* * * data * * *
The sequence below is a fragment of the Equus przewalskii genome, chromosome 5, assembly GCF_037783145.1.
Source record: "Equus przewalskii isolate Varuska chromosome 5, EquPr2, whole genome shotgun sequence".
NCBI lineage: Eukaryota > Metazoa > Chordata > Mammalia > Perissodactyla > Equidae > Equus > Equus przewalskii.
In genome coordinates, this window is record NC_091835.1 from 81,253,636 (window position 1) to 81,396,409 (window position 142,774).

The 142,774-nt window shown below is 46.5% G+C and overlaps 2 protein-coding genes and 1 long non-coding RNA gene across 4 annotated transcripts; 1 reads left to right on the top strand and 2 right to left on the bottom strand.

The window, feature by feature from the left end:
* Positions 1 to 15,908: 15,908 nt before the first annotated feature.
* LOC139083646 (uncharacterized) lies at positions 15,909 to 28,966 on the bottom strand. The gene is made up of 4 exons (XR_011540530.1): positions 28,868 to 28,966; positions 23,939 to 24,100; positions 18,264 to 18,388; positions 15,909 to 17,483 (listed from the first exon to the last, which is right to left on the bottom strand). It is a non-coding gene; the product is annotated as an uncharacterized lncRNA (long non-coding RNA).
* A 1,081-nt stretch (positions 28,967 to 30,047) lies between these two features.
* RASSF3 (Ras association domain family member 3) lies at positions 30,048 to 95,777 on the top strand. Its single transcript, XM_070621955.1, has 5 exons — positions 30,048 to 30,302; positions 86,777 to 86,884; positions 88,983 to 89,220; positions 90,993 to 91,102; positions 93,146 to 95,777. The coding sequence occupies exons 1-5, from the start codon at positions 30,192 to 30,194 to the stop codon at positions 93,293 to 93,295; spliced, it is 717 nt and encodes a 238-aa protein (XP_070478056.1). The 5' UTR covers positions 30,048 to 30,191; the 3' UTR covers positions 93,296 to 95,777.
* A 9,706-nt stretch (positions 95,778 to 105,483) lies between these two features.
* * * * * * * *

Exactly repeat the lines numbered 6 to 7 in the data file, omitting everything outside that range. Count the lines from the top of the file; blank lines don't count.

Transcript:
The window, feature by feature from the left end:
* Positions 1 to 15,908: 15,908 nt before the first annotated feature.